Appropriate thermal testing requires the creation of a proper testing station and the use of laboratory-grade equipment. Therefore, we created a thermal testing platform with a fully controllable thermal energy source that may be used to test any kind of cooler, regardless of its design and or compatibility. The thermal cartridge inside the core of our testing station can have its power adjusted between 60 W and 340 W, in 2 W increments (and it never throttles). Furthermore, monitoring and logging of the testing process via software minimizes the possibility of human errors during testing. A multifunction data acquisition module (DAQ) is responsible for the automatic or the manual control of the testing equipment, the acquisition of the ambient and the in-core temperatures via PT100 sensors, the logging of the test results and the mathematical extraction of performance figures.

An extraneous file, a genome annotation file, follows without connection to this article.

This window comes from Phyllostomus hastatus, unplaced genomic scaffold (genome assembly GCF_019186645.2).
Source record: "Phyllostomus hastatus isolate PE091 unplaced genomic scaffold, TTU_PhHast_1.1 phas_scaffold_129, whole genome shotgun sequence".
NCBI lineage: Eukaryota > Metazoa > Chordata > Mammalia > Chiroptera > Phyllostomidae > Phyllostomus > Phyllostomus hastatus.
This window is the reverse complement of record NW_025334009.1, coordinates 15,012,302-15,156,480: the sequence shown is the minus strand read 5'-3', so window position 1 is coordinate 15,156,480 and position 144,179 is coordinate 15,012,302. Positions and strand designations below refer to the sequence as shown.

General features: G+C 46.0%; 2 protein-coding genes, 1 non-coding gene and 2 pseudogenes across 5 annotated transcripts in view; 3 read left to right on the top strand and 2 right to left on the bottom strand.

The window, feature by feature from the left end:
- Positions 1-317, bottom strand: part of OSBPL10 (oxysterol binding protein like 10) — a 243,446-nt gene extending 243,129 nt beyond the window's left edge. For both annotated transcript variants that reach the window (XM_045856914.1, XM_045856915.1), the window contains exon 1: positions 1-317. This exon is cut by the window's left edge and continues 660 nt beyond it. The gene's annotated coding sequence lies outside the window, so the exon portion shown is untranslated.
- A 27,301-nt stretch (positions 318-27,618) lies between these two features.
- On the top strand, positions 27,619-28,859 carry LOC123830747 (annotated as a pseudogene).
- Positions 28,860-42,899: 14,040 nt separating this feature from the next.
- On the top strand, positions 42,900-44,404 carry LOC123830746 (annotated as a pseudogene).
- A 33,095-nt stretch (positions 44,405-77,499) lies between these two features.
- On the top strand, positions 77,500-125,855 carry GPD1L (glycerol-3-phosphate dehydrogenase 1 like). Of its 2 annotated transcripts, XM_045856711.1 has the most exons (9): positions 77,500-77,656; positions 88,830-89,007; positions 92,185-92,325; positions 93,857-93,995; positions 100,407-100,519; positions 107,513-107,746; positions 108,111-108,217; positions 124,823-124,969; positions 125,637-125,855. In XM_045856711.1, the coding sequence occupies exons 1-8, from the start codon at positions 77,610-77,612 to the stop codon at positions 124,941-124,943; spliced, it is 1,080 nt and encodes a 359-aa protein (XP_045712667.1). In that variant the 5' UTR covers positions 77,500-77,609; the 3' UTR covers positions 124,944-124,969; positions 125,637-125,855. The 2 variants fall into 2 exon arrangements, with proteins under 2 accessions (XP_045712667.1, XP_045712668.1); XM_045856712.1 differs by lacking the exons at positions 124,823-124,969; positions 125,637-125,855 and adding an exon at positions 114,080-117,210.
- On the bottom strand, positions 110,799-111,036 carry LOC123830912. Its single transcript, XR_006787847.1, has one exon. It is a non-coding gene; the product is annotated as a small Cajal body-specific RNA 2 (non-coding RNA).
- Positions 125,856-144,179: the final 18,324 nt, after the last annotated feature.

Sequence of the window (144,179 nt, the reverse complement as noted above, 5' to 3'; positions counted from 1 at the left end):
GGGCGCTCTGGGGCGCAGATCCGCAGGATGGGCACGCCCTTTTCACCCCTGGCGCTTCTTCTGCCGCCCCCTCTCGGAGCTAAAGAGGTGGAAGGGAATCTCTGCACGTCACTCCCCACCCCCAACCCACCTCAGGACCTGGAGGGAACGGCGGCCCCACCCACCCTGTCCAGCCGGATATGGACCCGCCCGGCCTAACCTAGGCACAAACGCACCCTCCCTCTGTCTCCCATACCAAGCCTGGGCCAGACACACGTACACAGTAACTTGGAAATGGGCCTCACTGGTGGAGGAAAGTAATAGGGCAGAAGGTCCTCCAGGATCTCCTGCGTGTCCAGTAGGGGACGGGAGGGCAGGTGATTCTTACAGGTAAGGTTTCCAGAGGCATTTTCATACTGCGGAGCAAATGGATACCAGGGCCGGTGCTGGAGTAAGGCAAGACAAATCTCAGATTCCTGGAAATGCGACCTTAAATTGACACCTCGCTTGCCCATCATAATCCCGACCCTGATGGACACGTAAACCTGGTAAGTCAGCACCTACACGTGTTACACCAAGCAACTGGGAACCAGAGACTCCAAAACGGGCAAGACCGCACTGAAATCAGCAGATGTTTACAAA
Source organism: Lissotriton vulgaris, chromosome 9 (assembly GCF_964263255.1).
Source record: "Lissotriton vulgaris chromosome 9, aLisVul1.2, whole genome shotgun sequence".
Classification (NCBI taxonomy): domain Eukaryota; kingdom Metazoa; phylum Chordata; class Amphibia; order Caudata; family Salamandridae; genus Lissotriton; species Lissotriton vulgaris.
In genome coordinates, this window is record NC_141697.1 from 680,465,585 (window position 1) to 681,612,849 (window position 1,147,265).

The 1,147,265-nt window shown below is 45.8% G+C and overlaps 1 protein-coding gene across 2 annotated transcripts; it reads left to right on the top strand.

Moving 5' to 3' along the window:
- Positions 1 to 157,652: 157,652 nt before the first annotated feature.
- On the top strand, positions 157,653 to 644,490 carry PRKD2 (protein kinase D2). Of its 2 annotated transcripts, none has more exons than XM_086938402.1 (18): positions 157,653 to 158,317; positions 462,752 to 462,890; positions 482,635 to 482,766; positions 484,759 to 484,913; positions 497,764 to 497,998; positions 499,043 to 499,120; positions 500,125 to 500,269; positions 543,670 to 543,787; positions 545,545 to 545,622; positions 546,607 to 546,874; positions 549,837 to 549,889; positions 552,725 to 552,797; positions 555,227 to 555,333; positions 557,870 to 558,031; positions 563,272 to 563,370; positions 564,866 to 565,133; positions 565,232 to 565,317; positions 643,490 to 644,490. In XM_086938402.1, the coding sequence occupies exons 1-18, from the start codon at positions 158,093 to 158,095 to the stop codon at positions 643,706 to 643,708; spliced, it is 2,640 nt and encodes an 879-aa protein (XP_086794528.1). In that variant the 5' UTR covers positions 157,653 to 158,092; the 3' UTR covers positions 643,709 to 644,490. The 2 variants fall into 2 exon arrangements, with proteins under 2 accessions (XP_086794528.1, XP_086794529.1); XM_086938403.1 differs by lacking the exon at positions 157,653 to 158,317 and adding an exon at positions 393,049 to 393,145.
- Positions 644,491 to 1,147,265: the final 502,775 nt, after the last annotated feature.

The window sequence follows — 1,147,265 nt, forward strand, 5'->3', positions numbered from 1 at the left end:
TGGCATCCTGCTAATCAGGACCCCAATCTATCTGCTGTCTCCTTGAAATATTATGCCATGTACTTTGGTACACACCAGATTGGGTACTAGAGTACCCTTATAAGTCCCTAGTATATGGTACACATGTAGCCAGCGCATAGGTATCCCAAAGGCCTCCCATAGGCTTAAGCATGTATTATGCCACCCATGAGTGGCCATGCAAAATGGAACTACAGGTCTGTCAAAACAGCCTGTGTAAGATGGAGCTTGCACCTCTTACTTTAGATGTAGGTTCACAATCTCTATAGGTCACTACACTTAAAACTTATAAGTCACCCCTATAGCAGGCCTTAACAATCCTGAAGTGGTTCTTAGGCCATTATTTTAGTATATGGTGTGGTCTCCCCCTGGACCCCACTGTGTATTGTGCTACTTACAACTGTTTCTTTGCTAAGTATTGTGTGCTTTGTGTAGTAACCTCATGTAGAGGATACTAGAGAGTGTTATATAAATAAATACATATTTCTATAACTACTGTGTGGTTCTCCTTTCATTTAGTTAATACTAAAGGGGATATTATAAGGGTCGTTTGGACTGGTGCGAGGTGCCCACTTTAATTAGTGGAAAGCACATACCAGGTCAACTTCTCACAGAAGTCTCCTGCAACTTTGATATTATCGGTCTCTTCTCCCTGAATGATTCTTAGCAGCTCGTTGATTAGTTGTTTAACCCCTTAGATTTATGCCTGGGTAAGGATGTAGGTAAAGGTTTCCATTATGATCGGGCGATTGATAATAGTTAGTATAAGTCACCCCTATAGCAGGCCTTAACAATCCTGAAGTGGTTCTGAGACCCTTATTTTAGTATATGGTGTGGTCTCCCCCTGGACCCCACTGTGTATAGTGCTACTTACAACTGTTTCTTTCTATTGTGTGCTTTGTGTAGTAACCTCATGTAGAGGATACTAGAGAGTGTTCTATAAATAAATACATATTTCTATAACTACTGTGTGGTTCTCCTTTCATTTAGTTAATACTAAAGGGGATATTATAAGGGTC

Finally, as noise measurements are a bit tricky, their measurement is being performed manually. Fans can have significant variations in speed from their rated values, thus their actual speed during the thermal testing is being recorded via a laser tachometer. The fans (and pumps, when applicable) are being powered via an adjustable, fanless desktop DC power supply and noise measurements are being taken 1 meter away from the cooler, in a straight line ahead from its fan engine. At this point we should also note that the Decibel scale is logarithmic, which means that roughly every 3 dB(A) the sound pressure doubles. Therefore, the difference of sound pressure between 30 dB(A) and 60 dB(A) is not "twice as much" but nearly a thousand times greater. The table below should help you cross-reference our test results with real-life situations.

The noise floor of our recording equipment is 30.2-30.4 dB(A), which represents a medium-sized room without any active noise sources. All of our acoustic testing takes place during night hours, minimizing the possibility of external disruptions.